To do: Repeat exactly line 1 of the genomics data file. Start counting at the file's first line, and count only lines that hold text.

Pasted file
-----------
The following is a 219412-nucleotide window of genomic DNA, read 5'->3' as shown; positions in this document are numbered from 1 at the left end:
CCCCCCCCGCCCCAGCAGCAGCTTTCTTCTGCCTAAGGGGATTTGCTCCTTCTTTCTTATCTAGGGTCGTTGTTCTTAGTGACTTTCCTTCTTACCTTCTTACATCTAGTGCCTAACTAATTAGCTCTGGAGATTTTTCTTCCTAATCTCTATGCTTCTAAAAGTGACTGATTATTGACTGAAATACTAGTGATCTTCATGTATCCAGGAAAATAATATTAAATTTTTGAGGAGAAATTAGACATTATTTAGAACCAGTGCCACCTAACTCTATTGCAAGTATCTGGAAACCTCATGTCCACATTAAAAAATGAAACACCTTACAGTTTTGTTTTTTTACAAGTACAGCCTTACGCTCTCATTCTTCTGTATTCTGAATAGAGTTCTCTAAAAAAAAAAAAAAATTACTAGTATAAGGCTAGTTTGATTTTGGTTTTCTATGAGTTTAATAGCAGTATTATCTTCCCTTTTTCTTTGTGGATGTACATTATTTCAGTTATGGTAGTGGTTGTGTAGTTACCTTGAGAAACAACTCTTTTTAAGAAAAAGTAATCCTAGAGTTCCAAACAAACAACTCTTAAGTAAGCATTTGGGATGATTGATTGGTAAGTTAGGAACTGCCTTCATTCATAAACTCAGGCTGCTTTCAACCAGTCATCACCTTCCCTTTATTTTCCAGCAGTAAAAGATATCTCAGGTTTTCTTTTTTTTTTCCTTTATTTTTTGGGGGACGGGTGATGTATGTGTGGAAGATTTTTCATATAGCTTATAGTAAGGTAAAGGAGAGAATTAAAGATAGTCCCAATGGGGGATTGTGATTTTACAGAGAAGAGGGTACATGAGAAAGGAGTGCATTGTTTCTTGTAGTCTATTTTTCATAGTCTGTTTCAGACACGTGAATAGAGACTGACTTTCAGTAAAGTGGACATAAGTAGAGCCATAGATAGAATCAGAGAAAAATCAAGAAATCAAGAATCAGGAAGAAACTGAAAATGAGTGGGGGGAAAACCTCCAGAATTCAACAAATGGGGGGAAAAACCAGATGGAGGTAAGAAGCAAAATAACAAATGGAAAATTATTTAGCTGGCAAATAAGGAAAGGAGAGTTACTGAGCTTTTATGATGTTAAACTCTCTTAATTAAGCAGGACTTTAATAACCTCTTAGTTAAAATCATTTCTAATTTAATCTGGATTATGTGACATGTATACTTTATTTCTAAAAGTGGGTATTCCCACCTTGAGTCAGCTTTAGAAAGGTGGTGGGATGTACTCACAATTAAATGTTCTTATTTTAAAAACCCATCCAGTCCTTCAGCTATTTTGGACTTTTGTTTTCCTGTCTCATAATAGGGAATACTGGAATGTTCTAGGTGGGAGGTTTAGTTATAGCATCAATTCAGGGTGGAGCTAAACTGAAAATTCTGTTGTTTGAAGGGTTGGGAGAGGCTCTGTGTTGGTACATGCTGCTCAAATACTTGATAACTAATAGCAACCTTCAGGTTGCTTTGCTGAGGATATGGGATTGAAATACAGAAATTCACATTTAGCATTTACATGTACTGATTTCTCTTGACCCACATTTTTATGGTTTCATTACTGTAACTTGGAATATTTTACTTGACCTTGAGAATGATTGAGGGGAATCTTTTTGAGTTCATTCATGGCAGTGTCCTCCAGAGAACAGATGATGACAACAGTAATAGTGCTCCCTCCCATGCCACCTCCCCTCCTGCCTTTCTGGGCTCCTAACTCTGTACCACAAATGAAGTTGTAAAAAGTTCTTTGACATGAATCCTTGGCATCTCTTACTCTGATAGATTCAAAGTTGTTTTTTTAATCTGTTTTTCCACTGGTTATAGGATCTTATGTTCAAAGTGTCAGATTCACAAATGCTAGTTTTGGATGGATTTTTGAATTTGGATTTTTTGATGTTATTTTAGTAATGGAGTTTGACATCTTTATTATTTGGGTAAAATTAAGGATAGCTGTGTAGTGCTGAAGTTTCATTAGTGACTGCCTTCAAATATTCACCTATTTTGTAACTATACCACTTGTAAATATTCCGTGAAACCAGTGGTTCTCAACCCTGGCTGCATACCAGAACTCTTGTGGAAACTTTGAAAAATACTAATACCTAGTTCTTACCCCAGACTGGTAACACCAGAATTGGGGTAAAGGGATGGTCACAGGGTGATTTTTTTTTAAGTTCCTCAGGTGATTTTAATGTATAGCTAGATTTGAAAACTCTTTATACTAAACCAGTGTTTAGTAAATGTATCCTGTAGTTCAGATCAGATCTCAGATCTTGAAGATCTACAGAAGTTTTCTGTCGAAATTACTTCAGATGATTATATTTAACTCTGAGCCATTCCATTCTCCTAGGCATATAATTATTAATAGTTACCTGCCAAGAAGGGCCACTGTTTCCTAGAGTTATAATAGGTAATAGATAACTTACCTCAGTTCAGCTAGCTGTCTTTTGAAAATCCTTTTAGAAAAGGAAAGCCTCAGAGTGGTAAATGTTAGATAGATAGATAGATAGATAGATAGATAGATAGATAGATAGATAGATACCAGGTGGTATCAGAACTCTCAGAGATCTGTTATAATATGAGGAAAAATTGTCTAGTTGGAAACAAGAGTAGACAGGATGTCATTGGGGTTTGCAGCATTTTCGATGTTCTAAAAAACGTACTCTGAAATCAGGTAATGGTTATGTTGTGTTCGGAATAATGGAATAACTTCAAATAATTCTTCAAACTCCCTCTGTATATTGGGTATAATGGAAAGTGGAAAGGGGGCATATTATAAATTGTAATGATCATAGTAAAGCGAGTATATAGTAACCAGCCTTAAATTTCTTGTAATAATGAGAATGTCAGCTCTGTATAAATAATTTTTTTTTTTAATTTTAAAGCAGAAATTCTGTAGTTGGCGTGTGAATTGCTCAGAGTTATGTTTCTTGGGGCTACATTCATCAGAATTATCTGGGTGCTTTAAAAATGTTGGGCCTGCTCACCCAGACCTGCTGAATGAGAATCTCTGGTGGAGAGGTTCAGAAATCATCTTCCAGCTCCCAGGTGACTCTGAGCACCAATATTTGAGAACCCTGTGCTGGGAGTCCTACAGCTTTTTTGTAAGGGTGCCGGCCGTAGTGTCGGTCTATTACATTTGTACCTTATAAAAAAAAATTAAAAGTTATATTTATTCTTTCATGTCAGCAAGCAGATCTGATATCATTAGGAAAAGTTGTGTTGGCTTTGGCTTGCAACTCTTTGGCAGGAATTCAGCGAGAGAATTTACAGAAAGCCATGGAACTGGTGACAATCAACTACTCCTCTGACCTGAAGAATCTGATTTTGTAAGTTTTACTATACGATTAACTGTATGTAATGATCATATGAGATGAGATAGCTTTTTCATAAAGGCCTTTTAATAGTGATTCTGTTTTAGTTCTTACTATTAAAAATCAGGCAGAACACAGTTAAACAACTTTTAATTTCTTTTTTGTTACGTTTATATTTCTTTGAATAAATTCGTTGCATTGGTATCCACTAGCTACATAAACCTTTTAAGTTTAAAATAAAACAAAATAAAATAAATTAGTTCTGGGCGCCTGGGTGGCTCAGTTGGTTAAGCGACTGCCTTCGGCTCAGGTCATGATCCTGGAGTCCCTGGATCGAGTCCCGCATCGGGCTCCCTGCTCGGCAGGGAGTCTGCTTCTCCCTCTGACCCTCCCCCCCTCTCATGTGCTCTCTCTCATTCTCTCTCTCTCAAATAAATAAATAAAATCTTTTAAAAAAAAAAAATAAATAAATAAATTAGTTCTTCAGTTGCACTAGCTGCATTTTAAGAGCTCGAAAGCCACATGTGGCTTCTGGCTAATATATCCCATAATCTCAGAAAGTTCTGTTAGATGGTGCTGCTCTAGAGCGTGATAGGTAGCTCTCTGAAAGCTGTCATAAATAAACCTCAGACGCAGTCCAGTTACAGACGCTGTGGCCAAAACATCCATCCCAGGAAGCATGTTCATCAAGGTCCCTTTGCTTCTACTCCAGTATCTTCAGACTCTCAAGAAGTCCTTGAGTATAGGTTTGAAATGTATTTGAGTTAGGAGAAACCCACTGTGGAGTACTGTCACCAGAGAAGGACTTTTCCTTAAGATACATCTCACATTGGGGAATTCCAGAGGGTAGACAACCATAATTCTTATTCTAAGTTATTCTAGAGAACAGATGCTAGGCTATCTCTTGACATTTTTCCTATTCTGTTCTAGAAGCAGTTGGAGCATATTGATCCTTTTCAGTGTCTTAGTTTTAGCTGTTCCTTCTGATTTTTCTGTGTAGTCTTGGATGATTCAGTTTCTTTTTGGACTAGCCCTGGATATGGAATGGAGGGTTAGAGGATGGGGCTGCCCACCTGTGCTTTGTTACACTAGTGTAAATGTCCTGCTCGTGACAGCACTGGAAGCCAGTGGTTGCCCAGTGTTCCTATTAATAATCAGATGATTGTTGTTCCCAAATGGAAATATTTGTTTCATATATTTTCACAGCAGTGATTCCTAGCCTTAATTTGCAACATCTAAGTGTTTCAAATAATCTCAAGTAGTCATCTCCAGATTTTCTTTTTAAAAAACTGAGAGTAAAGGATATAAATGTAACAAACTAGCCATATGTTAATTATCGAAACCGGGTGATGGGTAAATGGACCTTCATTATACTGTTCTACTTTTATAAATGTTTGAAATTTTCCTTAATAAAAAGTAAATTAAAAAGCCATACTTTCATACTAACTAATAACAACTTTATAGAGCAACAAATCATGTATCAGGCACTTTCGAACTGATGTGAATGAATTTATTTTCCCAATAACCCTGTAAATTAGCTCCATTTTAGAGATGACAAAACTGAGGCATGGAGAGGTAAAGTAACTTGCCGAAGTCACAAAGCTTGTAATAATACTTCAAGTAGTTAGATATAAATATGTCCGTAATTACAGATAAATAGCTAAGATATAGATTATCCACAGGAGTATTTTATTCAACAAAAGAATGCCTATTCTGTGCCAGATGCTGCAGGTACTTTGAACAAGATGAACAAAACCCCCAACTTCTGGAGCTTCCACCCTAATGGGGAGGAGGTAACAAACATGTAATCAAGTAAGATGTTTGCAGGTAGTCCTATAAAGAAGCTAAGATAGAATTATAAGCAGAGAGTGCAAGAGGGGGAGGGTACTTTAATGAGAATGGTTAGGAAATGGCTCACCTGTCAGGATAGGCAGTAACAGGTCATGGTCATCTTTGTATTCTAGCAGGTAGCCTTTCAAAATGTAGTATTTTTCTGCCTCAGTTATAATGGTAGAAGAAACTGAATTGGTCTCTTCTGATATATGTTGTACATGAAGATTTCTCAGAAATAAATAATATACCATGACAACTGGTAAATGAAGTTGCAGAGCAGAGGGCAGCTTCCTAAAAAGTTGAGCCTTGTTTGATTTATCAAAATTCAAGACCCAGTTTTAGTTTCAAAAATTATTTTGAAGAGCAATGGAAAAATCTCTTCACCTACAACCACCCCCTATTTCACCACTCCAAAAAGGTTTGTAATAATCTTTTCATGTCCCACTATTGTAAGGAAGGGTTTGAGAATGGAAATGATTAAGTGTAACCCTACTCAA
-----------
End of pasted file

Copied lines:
The following is a 219412-nucleotide window of genomic DNA, read 5'->3' as shown; positions in this document are numbered from 1 at the left end: